We only drove up I75 for about an hour, and as we were coming into Piqua, decided to stop at Wendy’s for a burger. I took the iPad inside, and we found there was a campground just a few miles down the road – Poor Farmer’s RV and Campground. It’s getting dark early, and it was about six in the evening, so we drove down to get a spot, after calling to make sure someone would be there.

It’s an interesting campground. The woman lives in a trailer next to the camp office, so campers can pull in at any time. She has an aggressive dog named Taco: aggressive, that is, until you scratch him between the ears.

The lady asked us if we wanted to spend another $2 for a sewage hookup – she had one available – and we said, “Yes,” so as to avoid having to stop on the way to dump, but when we go to the site, it was literally wedged between two other large units. The rest of campground – sans sewage attachments – was beautiful, nice spots and relatively empty, so we drove down to a remote spot and plugged in, buttoned up the unit, and enjoyed the quiet dark of the surrounding woods.

We discovered one glitch: the circuit breaker to the electric outlets kept tripping, rather a bane to those wanting to use an electric heater to stay warm overnight. Good thing I’d followed my hunch and filled the propane tank. We set the thermostat to just keep the edge off the cold.

We had the chance to take some photos, but I discovered I had left a cable at home, so I can’t transfer them from the camera. I’ll have to wait until Sunday night to post any images.

We went for a walk, played a game of Scrabble, and eventually we opened up the sofa, laid down the memory foam, sleeping bag, blanket and quilt, and crawled into bed. It was a warm, quiet and blissful night…

… with the occasional cold jolt of reality when we had to leave the warmth of the quilt to make a potty run!

In the Beginning…

In January of 2008, while wandering through our local RV dealership, my wife and I stumbled across a unique class of camper referred to as a Class B: essentially a long based van, modified with a fiberglass top to increase the interior headroom, and equipped with everything necessary for comfortable outdoor living. Such amenities included refrigerator, stove, microwave, bed, toilet, shower and a sink. My first thought upon entering the B was, “Cramped,” but we considered the unique advantages: it was small enough to park in our driveway, could be driven into some remote locations larger units might find inaccessible, was rated at a much higher fuel efficiency than other classes we had been considering, and it could  – if conditions required – be used efficiently as a spare vehicle for every day use. So, with only a modicum of consternation, we laid our money down.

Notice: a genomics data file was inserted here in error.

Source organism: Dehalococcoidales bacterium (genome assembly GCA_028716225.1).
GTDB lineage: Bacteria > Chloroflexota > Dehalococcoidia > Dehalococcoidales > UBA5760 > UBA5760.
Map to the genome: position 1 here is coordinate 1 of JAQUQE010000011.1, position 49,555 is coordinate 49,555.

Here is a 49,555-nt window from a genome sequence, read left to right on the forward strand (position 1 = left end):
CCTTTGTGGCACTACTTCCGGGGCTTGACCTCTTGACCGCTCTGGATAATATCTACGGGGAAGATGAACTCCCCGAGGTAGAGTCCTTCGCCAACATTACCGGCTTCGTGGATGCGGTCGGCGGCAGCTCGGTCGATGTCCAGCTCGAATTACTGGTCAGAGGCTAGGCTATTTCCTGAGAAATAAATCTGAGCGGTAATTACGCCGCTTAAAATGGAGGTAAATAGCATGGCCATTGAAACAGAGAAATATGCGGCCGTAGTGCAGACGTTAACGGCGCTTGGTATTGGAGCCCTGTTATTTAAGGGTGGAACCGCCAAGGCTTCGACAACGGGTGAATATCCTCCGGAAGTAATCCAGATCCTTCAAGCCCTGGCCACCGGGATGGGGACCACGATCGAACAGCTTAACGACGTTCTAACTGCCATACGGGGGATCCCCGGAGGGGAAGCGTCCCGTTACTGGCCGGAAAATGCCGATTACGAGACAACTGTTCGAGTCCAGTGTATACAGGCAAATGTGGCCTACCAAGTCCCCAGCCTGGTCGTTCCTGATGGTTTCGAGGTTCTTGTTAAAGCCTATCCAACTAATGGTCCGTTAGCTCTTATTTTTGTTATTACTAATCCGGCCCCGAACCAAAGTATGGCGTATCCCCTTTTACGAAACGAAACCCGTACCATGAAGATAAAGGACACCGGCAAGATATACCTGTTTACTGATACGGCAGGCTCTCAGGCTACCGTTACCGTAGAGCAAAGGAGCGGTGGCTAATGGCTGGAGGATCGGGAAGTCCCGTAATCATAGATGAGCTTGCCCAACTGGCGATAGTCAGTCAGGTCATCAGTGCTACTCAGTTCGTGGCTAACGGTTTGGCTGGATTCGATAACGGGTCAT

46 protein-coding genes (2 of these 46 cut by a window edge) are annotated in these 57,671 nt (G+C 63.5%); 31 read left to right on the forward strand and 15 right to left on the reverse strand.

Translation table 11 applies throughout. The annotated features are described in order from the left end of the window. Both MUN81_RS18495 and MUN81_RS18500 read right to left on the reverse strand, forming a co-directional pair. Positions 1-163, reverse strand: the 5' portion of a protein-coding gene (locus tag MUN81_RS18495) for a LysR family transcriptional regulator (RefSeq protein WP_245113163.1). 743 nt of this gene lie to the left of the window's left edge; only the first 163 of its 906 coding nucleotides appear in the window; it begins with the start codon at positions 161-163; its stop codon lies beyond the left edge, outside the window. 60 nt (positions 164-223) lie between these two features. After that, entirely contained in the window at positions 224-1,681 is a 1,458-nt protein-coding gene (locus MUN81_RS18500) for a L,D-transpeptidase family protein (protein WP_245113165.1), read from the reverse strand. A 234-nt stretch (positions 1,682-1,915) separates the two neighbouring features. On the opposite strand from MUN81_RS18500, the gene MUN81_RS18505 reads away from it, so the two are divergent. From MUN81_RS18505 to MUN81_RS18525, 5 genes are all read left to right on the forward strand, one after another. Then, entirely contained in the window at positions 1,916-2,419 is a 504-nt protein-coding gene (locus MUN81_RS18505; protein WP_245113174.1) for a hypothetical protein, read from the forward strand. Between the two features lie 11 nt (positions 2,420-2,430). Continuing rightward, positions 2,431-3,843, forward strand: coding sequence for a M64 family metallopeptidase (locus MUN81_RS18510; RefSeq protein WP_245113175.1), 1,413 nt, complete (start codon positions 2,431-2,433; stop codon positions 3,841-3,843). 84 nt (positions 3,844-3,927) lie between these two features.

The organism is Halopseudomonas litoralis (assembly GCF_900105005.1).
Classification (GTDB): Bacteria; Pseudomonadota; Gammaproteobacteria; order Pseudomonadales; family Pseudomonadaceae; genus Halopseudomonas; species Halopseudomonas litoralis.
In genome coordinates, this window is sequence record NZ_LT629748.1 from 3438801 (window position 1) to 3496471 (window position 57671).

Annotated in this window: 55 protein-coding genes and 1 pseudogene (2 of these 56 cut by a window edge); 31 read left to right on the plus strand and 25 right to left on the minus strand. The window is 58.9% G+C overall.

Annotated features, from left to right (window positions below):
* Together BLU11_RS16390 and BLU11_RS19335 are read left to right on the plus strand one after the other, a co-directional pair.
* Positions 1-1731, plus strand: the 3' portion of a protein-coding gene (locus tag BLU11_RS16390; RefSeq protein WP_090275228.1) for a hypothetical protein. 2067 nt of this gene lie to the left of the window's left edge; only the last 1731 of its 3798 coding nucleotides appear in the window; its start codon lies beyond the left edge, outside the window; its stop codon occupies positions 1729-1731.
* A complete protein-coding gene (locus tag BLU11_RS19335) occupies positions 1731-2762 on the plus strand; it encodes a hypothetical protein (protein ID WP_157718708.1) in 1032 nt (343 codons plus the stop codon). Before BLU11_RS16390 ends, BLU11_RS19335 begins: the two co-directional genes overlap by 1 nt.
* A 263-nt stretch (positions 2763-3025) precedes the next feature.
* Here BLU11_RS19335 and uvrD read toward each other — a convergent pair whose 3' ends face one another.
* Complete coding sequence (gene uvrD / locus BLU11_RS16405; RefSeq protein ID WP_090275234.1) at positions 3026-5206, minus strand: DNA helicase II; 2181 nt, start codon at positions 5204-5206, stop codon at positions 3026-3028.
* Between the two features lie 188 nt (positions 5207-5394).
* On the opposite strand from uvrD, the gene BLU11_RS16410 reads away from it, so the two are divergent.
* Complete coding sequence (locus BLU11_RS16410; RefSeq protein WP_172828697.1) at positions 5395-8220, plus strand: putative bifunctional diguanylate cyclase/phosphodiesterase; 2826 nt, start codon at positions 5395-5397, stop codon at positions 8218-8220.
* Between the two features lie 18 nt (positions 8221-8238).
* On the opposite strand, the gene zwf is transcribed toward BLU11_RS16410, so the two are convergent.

Our first trip in the camper – an Intervec Falcon – took us to Brown County State Park, in Indiana.  The February weather ensured we pretty much had the campground to ourselves, with the exception of one grungy looking fellow who spent the evening sitting at his fire, staring at the chunk of wood on which he was forlornly chopping – for hours.  Now, neither my wife nor I are aficionados of the horror movie genre, but even we were aware of the pervasive air of ‘foreshadowing’; the type which causes a savvy audience to yell, ” Get out of there, you idiot!”  The audience knows  one lone camper obsessing on his ax is a stark raving lunatic, but the [generally minor] characters in the movie are painfully clueless as to the probabilities…

…very painfully.

We weren’t, however, about to let a specter of impending pain and doom interfere with our first night out, so we closed up the shades, locked the doors, made sure we had cell service and the ranger’s emergency number, then spent the night huddling in bed with cups of hot coffee in hand, waiting for the seemingly inevitable sound of an ax on sheet metal. Eventually, however, exhaustion overcame terror, and throughout the quiet night, as we slept, it snowed.

In the morning we woke to a wonderful vista of white: we couldn’t even recognize the campground as such, the layer of snow of being so thick. Better yet, our solitary neighbor must have moved on during the night, and the only sign of life was the small herd of deer which surrounded our camper, apparently oblivious to our presence inside, and their tracks in the snow which led  out from the forest. It was there we coined the sobriquet we now now use for camper: the GyrFalcon, a graceful white creature which traverses the land, although most comfortable in the colder climes. We also realized we had made the perfect choice for our second home.